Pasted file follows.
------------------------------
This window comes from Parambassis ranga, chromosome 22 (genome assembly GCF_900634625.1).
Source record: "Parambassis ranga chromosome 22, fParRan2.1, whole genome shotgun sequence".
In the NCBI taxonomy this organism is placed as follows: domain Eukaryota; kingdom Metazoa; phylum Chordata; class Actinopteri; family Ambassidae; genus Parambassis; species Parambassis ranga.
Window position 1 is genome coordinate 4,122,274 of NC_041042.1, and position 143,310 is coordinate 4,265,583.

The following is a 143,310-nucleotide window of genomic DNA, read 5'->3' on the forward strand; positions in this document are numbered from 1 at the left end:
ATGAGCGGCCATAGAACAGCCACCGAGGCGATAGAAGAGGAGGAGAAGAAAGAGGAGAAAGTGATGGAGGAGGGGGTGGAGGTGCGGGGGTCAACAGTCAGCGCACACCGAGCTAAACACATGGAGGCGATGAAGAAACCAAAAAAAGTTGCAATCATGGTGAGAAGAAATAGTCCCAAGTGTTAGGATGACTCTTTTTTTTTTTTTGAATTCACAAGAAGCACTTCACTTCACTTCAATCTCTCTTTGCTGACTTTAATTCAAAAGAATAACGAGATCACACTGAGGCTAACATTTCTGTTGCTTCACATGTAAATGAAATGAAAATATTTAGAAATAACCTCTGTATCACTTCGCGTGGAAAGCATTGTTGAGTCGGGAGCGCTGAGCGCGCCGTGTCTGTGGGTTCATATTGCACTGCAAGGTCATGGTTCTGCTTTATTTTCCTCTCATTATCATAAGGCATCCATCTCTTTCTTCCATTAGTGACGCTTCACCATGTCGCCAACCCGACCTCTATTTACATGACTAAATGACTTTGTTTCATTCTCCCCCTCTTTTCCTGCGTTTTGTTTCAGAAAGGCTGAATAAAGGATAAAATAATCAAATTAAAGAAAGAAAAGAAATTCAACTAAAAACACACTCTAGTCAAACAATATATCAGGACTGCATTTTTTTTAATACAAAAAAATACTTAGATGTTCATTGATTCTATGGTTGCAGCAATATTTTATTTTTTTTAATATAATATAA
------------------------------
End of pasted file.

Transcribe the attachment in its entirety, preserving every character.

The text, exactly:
This window comes from Parambassis ranga, chromosome 22 (genome assembly GCF_900634625.1).
Source record: "Parambassis ranga chromosome 22, fParRan2.1, whole genome shotgun sequence".
In the NCBI taxonomy this organism is placed as follows: domain Eukaryota; kingdom Metazoa; phylum Chordata; class Actinopteri; family Ambassidae; genus Parambassis; species Parambassis ranga.
Window position 1 is genome coordinate 4,122,274 of NC_041042.1, and position 143,310 is coordinate 4,265,583.

The following is a 143,310-nucleotide window of genomic DNA, read 5'->3' on the forward strand; positions in this document are numbered from 1 at the left end:
ATGAGCGGCCATAGAACAGCCACCGAGGCGATAGAAGAGGAGGAGAAGAAAGAGGAGAAAGTGATGGAGGAGGGGGTGGAGGTGCGGGGGTCAACAGTCAGCGCACACCGAGCTAAACACATGGAGGCGATGAAGAAACCAAAAAAAGTTGCAATCATGGTGAGAAGAAATAGTCCCAAGTGTTAGGATGACTCTTTTTTTTTTTTTGAATTCACAAGAAGCACTTCACTTCACTTCAATCTCTCTTTGCTGACTTTAATTCAAAAGAATAACGAGATCACACTGAGGCTAACATTTCTGTTGCTTCACATGTAAATGAAATGAAAATATTTAGAAATAACCTCTGTATCACTTCGCGTGGAAAGCATTGTTGAGTCGGGAGCGCTGAGCGCGCCGTGTCTGTGGGTTCATATTGCACTGCAAGGTCATGGTTCTGCTTTATTTTCCTCTCATTATCATAAGGCATCCATCTCTTTCTTCCATTAGTGACGCTTCACCATGTCGCCAACCCGACCTCTATTTACATGACTAAATGACTTTGTTTCATTCTCCCCCTCTTTTCCTGCGTTTTGTTTCAGAAAGGCTGAATAAAGGATAAAATAATCAAATTAAAGAAAGAAAAGAAATTCAACTAAAAACACACTCTAGTCAAACAATATATCAGGACTGCATTTTTTTTAATACAAAAAAATACTTAGATGTTCATTGATTCTATGGTTGCAGCAATATTTTATTTTTTTTAATATAATATAA